What is one similarity in irony in the story of "The Open Window" by Saki and "The Emperor's New Clothes" by Hans Christian Andersen?

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Karen P.L. Hardison eNotes educator| Certified Educator

The similarity in irony between these stories is that someone tells a deceptive story to someone else that has a great effect on their present lives and on the future course of their lives. Irony in this instance comes in at two levels. The first level is in the deceptive stories, The second level is in the effects or results of the story.  

The deception told by Vera in "The Open Window" involves irony because she takes information she gets from Framton then uses it against him to scare him out of his wits. In contrast, the expectation is that she would use the information she gets from him to make him feel welcome and at his ease.

"Then you know practically nothing about my aunt?" pursued the self-possessed young lady.

The deception told by the swindling weavers in "The Emperor's New Clothes" involves irony because they prey upon the common human weaknesses of vanity and gullibility to con the kingdom out of wealth in the Emperor's treasure coffers by weaving invisible (nonexistent) cloth. The contrasting expectation is that they would weave real fabric.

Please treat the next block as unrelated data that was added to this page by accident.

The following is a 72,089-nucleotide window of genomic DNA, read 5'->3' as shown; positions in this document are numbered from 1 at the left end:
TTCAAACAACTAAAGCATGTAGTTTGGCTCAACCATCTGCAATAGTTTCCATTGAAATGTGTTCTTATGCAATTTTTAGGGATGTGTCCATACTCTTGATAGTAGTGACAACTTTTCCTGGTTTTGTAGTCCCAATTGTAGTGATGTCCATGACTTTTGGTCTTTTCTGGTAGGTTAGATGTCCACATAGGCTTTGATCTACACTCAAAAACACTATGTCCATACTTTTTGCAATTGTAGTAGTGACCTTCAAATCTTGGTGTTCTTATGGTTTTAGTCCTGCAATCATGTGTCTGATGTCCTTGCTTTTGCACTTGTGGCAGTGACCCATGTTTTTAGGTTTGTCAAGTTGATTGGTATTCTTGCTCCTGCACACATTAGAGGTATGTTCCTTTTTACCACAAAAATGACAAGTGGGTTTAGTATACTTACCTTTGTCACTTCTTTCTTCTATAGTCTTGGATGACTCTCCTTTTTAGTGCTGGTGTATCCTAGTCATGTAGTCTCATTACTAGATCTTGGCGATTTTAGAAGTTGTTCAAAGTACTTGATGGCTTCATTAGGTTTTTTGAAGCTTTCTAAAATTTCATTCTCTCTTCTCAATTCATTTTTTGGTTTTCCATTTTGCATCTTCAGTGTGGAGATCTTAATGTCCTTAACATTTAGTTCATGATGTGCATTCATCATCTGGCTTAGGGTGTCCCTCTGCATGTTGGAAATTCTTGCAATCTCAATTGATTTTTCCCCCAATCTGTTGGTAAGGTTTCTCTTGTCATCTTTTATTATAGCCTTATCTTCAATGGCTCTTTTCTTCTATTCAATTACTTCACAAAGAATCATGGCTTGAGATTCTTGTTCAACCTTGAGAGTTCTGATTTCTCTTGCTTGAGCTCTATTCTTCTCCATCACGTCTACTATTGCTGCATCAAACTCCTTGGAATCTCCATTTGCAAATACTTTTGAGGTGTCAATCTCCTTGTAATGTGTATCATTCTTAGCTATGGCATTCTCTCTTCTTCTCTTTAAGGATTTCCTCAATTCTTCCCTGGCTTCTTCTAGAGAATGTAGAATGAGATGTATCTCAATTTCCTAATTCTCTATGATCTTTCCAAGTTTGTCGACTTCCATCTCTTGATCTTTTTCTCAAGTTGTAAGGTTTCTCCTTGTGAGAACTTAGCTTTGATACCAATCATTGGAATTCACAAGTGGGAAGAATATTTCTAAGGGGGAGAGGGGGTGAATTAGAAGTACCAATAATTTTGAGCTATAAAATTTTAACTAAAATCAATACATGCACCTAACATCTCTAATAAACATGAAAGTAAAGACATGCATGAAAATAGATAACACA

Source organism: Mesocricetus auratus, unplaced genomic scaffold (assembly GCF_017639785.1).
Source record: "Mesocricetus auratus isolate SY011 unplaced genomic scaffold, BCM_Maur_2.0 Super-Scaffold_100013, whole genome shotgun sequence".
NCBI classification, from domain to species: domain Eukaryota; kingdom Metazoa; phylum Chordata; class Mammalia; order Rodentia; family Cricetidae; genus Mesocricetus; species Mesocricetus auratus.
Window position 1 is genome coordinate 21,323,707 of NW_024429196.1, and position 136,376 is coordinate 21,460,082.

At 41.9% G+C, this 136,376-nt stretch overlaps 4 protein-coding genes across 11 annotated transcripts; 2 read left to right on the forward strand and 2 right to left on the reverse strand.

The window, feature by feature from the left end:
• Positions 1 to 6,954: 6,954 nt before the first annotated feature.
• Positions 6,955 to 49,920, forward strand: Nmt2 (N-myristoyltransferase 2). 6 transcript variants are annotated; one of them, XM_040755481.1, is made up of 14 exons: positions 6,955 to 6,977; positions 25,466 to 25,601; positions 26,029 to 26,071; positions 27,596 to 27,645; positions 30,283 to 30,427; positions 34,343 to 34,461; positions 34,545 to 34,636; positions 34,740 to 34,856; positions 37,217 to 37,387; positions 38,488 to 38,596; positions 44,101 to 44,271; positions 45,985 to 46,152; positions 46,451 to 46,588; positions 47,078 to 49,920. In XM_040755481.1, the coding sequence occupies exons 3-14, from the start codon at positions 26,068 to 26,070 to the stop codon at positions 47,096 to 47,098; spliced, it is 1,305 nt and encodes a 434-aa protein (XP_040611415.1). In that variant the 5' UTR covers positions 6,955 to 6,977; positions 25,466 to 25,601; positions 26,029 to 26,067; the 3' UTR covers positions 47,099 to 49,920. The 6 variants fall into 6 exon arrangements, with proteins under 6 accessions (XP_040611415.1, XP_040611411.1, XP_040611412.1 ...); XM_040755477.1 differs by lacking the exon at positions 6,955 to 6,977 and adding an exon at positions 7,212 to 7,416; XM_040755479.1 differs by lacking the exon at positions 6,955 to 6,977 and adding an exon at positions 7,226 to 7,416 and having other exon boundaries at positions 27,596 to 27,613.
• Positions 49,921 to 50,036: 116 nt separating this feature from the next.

this cloth had a wonderful way of becoming invisible to anyone who was unfit for his office, or who was unusually stupid. (Andersen, "The Emperor's New Clothes")

This similarity brings up the important thematic point of motive: What was the motive of the deceivers? In Andersen's tale, the answer to this is an easy one: they deceived in order to get riches (and make fools of the townspeople). The answer to this from Saki's is harder to find. On the one hand, it may be that Vera's motive was simple, unthinking playfulness. On the other hand, it may be that Vera's motive was malicious with secret intent to torment. Saki leaves the text compellingly ambiguous (with no textual evidence supporting one idea or the other) though critics often agree that Vera is the enfant terrible who intentionally torments Framton out of disdain for weak and foolish adults (like her own relatives: "a pack of pariah dogs").

This leads to consideration of the second level: the effects or results of the ironic deceptions. Neither story states the effects or results, but conclusions can be drawn from actions in the resolution. In Framton's case, he runs off in terror. It can be supposed that the remainder of his "rest cure" is a dismal failure. It can be supposed that, ironically, what his sister dreaded is precisely what happens: Framton sits alone without speaking to a sole while his nervous condition grows worse and worse--unless--he is admitted to a hospital for extensive treatment.

In the Emperor's case, the text reveals that, with a "shudder" of cold, he realizes the innocent child is right and he has nothing on. Since he is Emperor, he cannot be removed from office but it is possible some of his wise advisers will be removed, and it is very possible that the Emperor will not stir out of doors again for a long long while. In that regard, he and Framton can be thought of as suffering a similar effect: solitude.